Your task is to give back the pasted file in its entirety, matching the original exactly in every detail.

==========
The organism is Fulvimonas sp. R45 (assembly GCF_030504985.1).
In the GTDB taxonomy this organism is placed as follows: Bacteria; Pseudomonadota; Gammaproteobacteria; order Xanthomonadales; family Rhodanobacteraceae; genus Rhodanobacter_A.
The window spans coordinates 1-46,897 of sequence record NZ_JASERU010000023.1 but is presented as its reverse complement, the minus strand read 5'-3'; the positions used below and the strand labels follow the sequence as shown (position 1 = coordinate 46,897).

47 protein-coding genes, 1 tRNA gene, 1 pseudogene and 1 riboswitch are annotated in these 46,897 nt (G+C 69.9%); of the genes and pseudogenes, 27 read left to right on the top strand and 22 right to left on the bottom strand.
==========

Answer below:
The organism is Fulvimonas sp. R45 (assembly GCF_030504985.1).
In the GTDB taxonomy this organism is placed as follows: Bacteria; Pseudomonadota; Gammaproteobacteria; order Xanthomonadales; family Rhodanobacteraceae; genus Rhodanobacter_A.
The window spans coordinates 1-46,897 of sequence record NZ_JASERU010000023.1 but is presented as its reverse complement, the minus strand read 5'-3'; the positions used below and the strand labels follow the sequence as shown (position 1 = coordinate 46,897).

47 protein-coding genes, 1 tRNA gene, 1 pseudogene and 1 riboswitch are annotated in these 46,897 nt (G+C 69.9%); of the genes and pseudogenes, 27 read left to right on the top strand and 22 right to left on the bottom strand.